Bryce Harper has got nothing on Joe Castle. The 19-year-old wunderkind of the Washington Nationals is a bum when stacked up against 1973’s rookie phenom. Then again, so was Babe Ruth, Ted Williams, Willie Mays, and every other player to ever lace up cleats and step onto a ball field.
Summoned in July to fill in at first base for the Cubs, Castle proves a one-man dynamo, leading Chicago out of the tight pack in the National League East into first place, laying waste to the circuit by hitting .488 in 160 at-bats and bombing 21 home runs, including three in his first three trips to the dish. After opening his major league career with hits in his first 15 at-bats, Castle goes on to hit safely in 19 consecutive games, establishing another big league record.
His surefire, first-ballot Hall-of-Fame career is curtailed after just 38 games by a fateful fastball to the face, courtesy of New York Mets pitcher Warren Tracey, a journeyman drunk with a mean streak as long as his hopscotch resume. Despite his denials, Tracey is suspected of having thrown an intentional beanball. His son Paul isn’t just convinced; he actually foresaw the incident, watching in horror from the stands of Shea Stadium as his father flattened his hero.
The impending loss of Warren is of almost no consequence. He’s been dead to the rest of the family for decades. Only Paul has even kept in contact, and that’s been a half-hearted and one-sided effort, given his father has never shown any interest in Paul’s wife or three young girls, or really anyone aside from himself.
Immediately upon learning of Warren’s diagnosis, Paul sets off for Calico Rock, Ark., to track down Castle and set up what he hopes will be a wound-healing apology, if three decades overdue. The local newspaper editor, Clarence Rook, informs him he’s wasting his time. “[I]t would be a huge mistake for Warren Tracey to show up here in Calico Rock,” Rook warns Paul. “That could start some serious trouble.”
Indeed, Paul had sensed danger upon arrival in Calico Rock, enough that he altered his last name so as to avoid any possible backlash from the riled up locals. But his visit is without incident and nothing happens.
That’s the problem with Calico Joe in a nutshell. Nothing happens. What conflict there is in the book takes place in 1973, in a storyline interwoven with Paul’s modern-day mission. Even that is so heavily foreshadowed, building like waves in alternating chapters, that by the time we finally see Paul get hit by his father it only darkens the dots we had already filled in.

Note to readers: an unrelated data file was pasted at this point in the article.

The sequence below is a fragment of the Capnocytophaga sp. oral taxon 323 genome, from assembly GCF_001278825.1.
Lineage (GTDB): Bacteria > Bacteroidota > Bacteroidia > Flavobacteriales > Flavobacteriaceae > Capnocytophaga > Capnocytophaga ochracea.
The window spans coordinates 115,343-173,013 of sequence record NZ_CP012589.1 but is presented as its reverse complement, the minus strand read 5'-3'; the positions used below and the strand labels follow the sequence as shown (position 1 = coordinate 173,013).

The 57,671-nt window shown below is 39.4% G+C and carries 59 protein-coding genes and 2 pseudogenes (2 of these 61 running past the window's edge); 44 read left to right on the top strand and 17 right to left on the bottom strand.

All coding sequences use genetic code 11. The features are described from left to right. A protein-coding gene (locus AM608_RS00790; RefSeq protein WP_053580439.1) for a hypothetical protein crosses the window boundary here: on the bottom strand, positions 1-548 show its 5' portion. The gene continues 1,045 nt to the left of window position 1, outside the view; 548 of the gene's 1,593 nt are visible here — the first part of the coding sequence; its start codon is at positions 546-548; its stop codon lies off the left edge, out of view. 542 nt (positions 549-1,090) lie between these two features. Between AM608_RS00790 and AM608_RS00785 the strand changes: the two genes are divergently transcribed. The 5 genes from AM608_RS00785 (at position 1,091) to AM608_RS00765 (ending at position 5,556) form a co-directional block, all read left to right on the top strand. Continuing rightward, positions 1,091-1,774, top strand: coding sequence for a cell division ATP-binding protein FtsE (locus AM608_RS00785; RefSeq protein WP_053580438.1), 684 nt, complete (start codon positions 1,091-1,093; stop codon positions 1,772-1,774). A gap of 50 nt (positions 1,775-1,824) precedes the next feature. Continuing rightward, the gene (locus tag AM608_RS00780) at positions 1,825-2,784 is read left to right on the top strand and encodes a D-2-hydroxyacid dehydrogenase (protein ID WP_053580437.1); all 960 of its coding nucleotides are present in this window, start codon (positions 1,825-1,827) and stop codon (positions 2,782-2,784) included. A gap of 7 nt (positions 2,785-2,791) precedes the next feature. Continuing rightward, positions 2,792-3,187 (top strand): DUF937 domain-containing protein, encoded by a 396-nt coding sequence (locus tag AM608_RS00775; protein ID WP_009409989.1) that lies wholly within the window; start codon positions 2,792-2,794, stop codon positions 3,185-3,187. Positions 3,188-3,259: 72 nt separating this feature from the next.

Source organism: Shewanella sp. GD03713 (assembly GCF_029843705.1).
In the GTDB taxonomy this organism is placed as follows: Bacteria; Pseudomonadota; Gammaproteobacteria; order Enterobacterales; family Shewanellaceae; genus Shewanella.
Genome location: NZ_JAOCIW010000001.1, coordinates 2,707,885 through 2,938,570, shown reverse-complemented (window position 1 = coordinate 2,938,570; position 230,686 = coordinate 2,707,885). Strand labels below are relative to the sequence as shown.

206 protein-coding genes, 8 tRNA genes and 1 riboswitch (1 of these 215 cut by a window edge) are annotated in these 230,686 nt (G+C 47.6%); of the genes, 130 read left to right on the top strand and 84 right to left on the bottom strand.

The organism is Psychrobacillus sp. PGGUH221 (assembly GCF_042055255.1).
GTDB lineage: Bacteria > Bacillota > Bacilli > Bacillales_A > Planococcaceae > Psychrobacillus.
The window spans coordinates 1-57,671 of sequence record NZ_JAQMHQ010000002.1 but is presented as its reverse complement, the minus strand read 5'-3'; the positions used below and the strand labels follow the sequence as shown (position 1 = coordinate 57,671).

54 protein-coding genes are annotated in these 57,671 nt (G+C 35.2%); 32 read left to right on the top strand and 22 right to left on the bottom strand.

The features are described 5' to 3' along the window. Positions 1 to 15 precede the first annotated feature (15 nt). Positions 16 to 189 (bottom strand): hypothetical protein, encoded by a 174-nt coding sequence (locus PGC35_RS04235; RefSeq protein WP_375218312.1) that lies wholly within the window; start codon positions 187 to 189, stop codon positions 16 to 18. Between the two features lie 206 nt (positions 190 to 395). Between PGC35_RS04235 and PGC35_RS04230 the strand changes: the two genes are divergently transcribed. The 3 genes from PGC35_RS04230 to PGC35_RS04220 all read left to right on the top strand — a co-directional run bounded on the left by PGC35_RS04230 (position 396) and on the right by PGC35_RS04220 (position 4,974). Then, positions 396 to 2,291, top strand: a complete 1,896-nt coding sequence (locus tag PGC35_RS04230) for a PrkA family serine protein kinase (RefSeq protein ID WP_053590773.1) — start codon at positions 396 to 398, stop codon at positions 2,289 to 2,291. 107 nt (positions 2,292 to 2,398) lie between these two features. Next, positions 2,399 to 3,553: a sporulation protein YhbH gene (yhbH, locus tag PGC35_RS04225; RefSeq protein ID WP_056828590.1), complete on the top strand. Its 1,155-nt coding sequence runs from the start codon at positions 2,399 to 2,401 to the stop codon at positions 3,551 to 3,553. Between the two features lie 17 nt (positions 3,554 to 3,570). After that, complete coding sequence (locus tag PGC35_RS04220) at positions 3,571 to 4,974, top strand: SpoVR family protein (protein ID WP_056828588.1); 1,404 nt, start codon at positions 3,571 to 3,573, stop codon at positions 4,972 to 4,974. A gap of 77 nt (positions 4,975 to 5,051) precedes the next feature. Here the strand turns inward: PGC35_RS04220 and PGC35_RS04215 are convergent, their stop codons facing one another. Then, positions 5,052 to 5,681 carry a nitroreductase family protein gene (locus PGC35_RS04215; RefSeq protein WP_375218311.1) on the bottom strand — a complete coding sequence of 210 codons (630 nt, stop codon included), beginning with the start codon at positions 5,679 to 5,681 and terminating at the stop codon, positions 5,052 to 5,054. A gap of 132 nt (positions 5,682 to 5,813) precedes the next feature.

Despite the dust jacket promises of “A surprising and moving novel of fathers and sons, forgiveness and redemption,” there are few surprises and little to move the reader. The book is short and lacks any kind of dramatic tension or significant climax. The resolution is so facile as to be nearly implausible (and I won’t go any further than that, because to do so would spoil even the modicum of drama remaining for the reader).
Aside from that, it’s not a bad read and one you can literally plow through in an evening. But that’s a big aside and it left me feeling like there was a lot more that could have been done with this premise.
We’ve now had baseball tales from two of the literary world’s heavyweights in the past three years. Both have failed to live up to expectations. Stephen King’s Blockade Billy, at 80 pages, was so short it makes Calico Joe look like War and Peace by comparison. Both books left me thinking of what might have been. Speaking of which, if Calico Joe only whets your appetite, you might get your fill off Joseph Schuster’s The Might Have Been, the strongest entrant so far in this year’s crop of baseball fiction.
(And not to toot my own horn too loudly, but Tom Hoffarth of the Los Angeles Daily News ranked The Might Have Been and my novel The Greatest Show on Dirt as Stand-Up Triples in his wrapup of his insanely awesome 30 Books in 30 Days last month. Calico Joe rang in at Ground-Rule Double. Those were the only three novels Hoffarth reviewed.)